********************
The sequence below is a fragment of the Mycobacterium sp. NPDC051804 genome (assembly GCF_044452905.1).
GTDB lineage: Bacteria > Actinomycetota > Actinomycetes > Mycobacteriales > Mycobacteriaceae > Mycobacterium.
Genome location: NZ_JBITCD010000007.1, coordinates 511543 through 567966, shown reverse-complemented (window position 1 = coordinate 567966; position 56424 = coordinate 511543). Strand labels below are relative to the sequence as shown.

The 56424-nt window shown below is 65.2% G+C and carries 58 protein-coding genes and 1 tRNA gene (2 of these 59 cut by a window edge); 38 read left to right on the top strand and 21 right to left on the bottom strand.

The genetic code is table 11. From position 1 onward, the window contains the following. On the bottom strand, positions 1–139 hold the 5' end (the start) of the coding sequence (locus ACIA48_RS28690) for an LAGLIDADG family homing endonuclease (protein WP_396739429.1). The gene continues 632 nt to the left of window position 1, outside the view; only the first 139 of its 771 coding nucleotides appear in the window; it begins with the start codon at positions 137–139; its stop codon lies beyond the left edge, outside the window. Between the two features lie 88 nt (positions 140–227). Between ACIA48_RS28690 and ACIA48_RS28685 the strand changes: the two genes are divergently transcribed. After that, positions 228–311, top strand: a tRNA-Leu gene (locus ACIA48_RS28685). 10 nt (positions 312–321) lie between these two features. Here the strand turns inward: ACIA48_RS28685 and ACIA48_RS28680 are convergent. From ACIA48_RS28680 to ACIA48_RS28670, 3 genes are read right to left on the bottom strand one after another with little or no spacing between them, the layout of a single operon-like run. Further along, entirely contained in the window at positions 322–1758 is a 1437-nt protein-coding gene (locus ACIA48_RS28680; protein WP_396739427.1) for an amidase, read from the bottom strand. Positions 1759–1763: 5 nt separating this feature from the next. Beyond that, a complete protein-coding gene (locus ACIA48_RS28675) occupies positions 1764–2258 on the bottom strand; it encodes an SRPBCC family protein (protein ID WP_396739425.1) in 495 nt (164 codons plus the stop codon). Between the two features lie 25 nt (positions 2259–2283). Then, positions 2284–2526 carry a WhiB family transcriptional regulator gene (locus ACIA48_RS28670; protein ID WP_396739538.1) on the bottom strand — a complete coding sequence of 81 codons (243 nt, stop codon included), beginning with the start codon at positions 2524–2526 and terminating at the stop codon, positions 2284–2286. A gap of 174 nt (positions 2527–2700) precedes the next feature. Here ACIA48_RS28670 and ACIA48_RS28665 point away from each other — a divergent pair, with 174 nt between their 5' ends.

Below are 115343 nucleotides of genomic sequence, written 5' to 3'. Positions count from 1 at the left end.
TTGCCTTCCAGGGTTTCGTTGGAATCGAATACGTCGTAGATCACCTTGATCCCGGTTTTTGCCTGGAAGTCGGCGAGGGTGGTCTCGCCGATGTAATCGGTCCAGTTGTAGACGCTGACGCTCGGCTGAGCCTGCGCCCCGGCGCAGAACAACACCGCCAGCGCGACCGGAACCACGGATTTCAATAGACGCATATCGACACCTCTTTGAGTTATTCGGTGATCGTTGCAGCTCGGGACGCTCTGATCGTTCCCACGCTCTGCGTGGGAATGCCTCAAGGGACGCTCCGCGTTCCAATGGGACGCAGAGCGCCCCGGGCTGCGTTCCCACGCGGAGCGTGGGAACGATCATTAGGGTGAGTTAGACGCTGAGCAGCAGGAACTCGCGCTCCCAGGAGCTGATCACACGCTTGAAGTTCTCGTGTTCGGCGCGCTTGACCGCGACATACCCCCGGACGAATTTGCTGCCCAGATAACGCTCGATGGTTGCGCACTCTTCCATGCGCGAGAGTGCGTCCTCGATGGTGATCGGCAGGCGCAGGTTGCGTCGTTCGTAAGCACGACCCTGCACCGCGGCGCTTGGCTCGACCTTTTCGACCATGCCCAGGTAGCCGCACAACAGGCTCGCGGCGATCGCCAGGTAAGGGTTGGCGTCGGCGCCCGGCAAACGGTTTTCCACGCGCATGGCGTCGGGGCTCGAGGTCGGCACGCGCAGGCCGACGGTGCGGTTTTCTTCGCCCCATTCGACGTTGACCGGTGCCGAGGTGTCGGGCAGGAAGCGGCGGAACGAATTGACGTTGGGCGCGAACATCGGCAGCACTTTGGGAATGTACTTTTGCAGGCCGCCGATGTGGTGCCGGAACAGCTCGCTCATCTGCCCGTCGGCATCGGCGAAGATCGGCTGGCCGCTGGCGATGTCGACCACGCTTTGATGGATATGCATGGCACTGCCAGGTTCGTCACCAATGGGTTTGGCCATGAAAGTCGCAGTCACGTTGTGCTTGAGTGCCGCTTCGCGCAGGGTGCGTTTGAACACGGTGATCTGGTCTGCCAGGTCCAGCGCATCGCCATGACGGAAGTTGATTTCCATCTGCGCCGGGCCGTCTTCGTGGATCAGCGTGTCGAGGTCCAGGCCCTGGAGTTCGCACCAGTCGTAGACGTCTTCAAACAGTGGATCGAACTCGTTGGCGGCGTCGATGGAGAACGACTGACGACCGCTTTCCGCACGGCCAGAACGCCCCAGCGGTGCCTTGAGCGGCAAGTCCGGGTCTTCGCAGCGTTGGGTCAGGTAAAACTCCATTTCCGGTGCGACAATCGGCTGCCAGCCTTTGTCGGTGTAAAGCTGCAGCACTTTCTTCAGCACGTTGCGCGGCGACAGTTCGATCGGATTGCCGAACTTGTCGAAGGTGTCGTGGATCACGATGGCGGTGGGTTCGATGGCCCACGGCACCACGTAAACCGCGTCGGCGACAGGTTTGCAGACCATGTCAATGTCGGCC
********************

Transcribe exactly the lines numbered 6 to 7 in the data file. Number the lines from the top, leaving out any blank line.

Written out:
Below are 115343 nucleotides of genomic sequence, written 5' to 3'. Positions count from 1 at the left end.
TTGCCTTCCAGGGTTTCGTTGGAATCGAATACGTCGTAGATCACCTTGATCCCGGTTTTTGCCTGGAAGTCGGCGAGGGTGGTCTCGCCGATGTAATCGGTCCAGTTGTAGACGCTGACGCTCGGCTGAGCCTGCGCCCCGGCGCAGAACAACACCGCCAGCGCGACCGGAACCACGGATTTCAATAGACGCATATCGACACCTCTTTGAGTTATTCGGTGATCGTTGCAGCTCGGGACGCTCTGATCGTTCCCACGCTCTGCGTGGGAATGCCTCAAGGGACGCTCCGCGTTCCAATGGGACGCAGAGCGCCCCGGGCTGCGTTCCCACGCGGAGCGTGGGAACGATCATTAGGGTGAGTTAGACGCTGAGCAGCAGGAACTCGCGCTCCCAGGAGCTGATCACACGCTTGAAGTTCTCGTGTTCGGCGCGCTTGACCGCGACATACCCCCGGACGAATTTGCTGCCCAGATAACGCTCGATGGTTGCGCACTCTTCCATGCGCGAGAGTGCGTCCTCGATGGTGATCGGCAGGCGCAGGTTGCGTCGTTCGTAAGCACGACCCTGCACCGCGGCGCTTGGCTCGACCTTTTCGACCATGCCCAGGTAGCCGCACAACAGGCTCGCGGCGATCGCCAGGTAAGGGTTGGCGTCGGCGCCCGGCAAACGGTTTTCCACGCGCATGGCGTCGGGGCTCGAGGTCGGCACGCGCAGGCCGACGGTGCGGTTTTCTTCGCCCCATTCGACGTTGACCGGTGCCGAGGTGTCGGGCAGGAAGCGGCGGAACGAATTGACGTTGGGCGCGAACATCGGCAGCACTTTGGGAATGTACTTTTGCAGGCCGCCGATGTGGTGCCGGAACAGCTCGCTCATCTGCCCGTCGGCATCGGCGAAGATCGGCTGGCCGCTGGCGATGTCGACCACGCTTTGATGGATATGCATGGCACTGCCAGGTTCGTCACCAATGGGTTTGGCCATGAAAGTCGCAGTCACGTTGTGCTTGAGTGCCGCTTCGCGCAGGGTGCGTTTGAACACGGTGATCTGGTCTGCCAGGTCCAGCGCATCGCCATGACGGAAGTTGATTTCCATCTGCGCCGGGCCGTCTTCGTGGATCAGCGTGTCGAGGTCCAGGCCCTGGAGTTCGCACCAGTCGTAGACGTCTTCAAACAGTGGATCGAACTCGTTGGCGGCGTCGATGGAGAACGACTGACGACCGCTTTCCGCACGGCCAGAACGCCCCAGCGGTGCCTTGAGCGGCAAGTCCGGGTCTTCGCAGCGTTGGGTCAGGTAAAACTCCATTTCCGGTGCGACAATCGGCTGCCAGCCTTTGTCGGTGTAAAGCTGCAGCACTTTCTTCAGCACGTTGCGCGGCGACAGTTCGATCGGATTGCCGAACTTGTCGAAGGTGTCGTGGATCACGATGGCGGTGGGTTCGATGGCCCACGGCACCACGTAAACCGCGTCGGCGACAGGTTTGCAGACCATGTCAATGTCGGCC